BAY AREA BOOK FESTIVAL ANNOUNCES AMBITIOUS LINEUP FOR ITS FIFTH ANNIVERSARY EVENT, MAY 4 AND 5 IN BERKELEY

BAY AREA BOOK FESTIVAL ANNOUNCES AMBITIOUS LINEUP FOR ITS FIFTH ANNIVERSARY EVENT, MAY 4 AND 5 IN BERKELEY

Berkeley, CA, March 15, 2019 – The Bay Area Book Festival—one of the world’s premier celebrations of writers, readers and the written word—has announced its full complement of presenters, programs and activities. Nearly 500 speakers and exhibitors from across a spectrum of genres and topics will come together with tens of thousands of book enthusiasts for the fifth anniversary Bay Area Book Festival, May 4 and 5 in downtown Berkeley, CA. The Festival celebrates two days of interviews, panels, keynotes, performances, participatory activities, exhibits, and a lively Outdoor Fair.

Schedule and tickets are available at www.baybookfest.org. The festival expects 35,000 attendees over the two days, Saturday 10a.m.–9:30p.m. and Sunday 10a.m.–6:30p.m.

The program will satisfy fans across many interests, including literary fiction, non-fiction, speculative fiction, mysteries, memoir, poetry, food writing, children’s books, and more, with special emphases on women, Native writers, youth literature, and issues including race, incarceration, immigration, and the environment—all within an overall theme of the power of literature to create a better world. Literary sessions take place in a dozen venues throughout the downtown area and on outdoor stages.

Ticket Information

Outdoor venues, including the San Francisco Chronicle Stage, are free. Guaranteed seating in indoor programs can be accessed through Priority Tickets at $10/session. A General Admission Wristband allows space-available access to all indoor sessions all weekend for only $15. Easy advance purchase at www.baybookfest.org. Youth under 18 attend for free. A Friends program, at www.baybookfest.org/contribute-2/, allows attendees to receive wristbands and Priority Tickets while supporting the nonprofit festival.

About the 2019 Festival; Headliners

Since it burst onto the scene in 2015, the Festival has been widely recognized for the quality of its authors, its international scope, and its commitment to social justice. “This year more than ever, the festival presents a diverse array of authors, many of whom are exploring some of today’s most urgent, complex issues,” says Festival founder and executive director Cherilyn Parsons. “The festival is smart fun, the kind of pleasure that comes from intellectual adventure, collective laughter, and the joy of sharing in ideas and imagination. Magic happens when people come together around books.”

Headliners include Saturday night keynoters Anand Giridharadas (“Winners Take All”) with Robert Reich (“The Common Good”), sponsored by Beneficial State Bank, and closing keynote Albert Woodfox, who had been wrongfully held in solitary confinement for four decades, interviewed for his memoir “Solitary” by Shane Bauer (“American Prison”).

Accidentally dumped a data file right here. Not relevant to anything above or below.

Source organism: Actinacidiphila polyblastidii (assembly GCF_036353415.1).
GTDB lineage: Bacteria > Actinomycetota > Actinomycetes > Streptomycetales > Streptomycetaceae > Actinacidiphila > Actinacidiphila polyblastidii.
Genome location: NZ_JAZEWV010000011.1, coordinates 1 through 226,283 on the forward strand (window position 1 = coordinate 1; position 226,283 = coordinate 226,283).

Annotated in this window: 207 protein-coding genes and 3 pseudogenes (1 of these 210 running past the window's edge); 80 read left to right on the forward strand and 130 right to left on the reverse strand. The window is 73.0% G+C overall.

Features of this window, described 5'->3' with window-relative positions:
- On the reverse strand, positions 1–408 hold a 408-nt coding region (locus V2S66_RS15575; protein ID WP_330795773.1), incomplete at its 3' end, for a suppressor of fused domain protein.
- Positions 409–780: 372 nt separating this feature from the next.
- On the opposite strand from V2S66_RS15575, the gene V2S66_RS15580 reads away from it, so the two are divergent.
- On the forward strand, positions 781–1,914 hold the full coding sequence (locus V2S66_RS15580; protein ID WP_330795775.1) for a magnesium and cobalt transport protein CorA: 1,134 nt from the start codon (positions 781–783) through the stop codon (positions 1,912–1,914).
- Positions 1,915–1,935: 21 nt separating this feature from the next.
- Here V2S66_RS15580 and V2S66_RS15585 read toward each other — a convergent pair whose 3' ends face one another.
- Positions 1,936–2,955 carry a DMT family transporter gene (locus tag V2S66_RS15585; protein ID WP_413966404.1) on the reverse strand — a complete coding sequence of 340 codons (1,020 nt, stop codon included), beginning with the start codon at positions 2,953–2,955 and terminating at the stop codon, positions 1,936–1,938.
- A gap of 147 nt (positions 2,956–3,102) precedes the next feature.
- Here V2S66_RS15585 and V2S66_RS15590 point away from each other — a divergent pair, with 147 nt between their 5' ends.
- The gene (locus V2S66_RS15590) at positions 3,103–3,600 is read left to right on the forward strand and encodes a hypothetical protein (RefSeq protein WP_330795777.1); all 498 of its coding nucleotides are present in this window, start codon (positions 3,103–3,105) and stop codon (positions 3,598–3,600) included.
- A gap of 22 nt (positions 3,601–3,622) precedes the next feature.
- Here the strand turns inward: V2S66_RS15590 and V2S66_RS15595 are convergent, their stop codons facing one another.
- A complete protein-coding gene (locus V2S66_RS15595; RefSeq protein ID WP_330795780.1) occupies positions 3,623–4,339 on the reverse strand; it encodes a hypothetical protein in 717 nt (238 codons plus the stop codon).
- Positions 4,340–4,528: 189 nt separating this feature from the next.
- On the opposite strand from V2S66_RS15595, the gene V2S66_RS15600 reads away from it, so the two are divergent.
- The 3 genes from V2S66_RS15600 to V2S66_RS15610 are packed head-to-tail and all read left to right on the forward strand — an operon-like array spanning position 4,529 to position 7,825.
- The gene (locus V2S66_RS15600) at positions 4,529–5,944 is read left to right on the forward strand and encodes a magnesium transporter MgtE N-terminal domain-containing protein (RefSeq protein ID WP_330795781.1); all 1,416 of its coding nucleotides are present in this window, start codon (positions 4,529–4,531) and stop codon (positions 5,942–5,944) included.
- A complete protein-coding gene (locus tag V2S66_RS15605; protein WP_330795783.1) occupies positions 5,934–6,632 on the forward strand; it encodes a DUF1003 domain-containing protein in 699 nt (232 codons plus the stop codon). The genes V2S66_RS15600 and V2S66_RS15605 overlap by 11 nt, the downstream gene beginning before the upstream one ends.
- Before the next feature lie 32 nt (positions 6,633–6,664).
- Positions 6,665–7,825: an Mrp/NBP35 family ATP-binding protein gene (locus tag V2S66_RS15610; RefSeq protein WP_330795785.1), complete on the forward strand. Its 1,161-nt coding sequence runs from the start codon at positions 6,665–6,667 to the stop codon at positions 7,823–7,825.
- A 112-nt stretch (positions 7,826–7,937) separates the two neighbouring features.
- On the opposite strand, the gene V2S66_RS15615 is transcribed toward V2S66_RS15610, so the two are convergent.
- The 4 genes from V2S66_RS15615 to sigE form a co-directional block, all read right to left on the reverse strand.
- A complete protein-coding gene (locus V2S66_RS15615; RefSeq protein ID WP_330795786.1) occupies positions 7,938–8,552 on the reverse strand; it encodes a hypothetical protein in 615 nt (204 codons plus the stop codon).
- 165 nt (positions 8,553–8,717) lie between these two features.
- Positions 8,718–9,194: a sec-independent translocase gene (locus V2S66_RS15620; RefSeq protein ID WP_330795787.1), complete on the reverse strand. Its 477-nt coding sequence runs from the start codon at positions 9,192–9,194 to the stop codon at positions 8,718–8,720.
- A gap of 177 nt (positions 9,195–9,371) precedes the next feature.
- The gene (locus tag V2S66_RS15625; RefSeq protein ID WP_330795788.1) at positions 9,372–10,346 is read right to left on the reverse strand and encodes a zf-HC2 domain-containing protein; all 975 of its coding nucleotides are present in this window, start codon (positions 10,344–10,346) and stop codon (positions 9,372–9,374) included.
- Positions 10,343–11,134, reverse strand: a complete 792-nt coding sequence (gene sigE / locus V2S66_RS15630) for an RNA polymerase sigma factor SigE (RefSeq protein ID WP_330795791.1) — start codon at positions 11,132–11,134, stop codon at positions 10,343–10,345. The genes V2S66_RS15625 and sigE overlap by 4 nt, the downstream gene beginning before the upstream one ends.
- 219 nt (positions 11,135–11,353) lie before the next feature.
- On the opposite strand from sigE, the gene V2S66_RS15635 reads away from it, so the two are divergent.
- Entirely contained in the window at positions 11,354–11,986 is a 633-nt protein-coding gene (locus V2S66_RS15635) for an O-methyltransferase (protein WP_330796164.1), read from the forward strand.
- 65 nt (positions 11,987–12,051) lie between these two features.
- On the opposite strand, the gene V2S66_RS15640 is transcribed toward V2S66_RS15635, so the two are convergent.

Other headliners are Kwame Anthony Appiah (“The Lies That Bind”), New York Times ethicist columnist, interviewed by Pulitzer finalist Carlos Lozada of The Washington Post; Ann Beattie (“A Wonderful Stroke of Luck”) with her first novel in eight years; historian David Blight (“Frederick Douglass: Prophet of Freedom”); journalist Adam Hochschild (“Daring to Dream of a More Just World”); Young Adult bestseller Justina Ireland (“Dread Nation”); the entire Kellerman family of bestselling mystery/crime writers (Faye, Jesse, and Jonathan); novelist R.O. Kwon (“The Incendiaries”); Kiese Laymon (“Heavy”) on Black embodiment; venture capitalist Roger McNamee (“Zucked”); Top Chef Kwame Onwuachi (“Notes from a Young Black Chef”); Nell Painter (“Old for Art School”); Eliot Pattison (“Bones of the Earth,” bestselling mystery series set in Tibet); queer Native poet Tommy Pico (“Junk”); film critic David Thomson (“Sleeping with Strangers: How the Movies Shaped Desire”); and Jose Antonio Vargas (“Dear America”), Pulitzer Prize winning journalist who revealed his undocumented status. David Wallace-Wells (“The Uninhabitable Earth”) will be interviewed by a teenage Bay Area climate activist, in a nod to rising youth activism.

Additional headliners appear in the festival’s new Writer to Writer series featuring two writers who are fans of each other’s work; the series, spawned from the mind of Zoetic Press’s Lise Quintana, will be podcast. Authors include novelists Esi Edugyan (“Washington Black”) with Tayari Jones (“An American Marriage”); Joyce Carol Oates ("Hazards of Time Travel") with André Alexis (“Days of Moonlight”); legendary Ishmael Reed with young poet Morgan Parker (“Magical Negro”); Carmen Maria Machado (“Her Body and Other Parties”) with Lacy Johnson (“The Reckonings”); and Linn Ullmann (“Unquiet”) with her editor and fellow novelist Geir Gulliksen (“Story of a Marriage”).

Other special sessions include a tribute to Lawrence Ferlinghetti on his 100th birthday; a celebration of The Paris Review; a screening of The Worlds of Ursula K. Le Guin, followed by a discussion with the filmmaker and Le Guin colleagues; “The Browns of California” with Miriam Pawel and Brown family members Kathleen Brown and Joseph Kelly; the Berkeley Symphony Orchestra performing original compositions inspired by the work of Bay Area poets; and two Literary Death Matches, the first ever for young adults and for middle-graders.

Media contact:

Lorna Garano

510-759-6655

lorna@baybookfest.org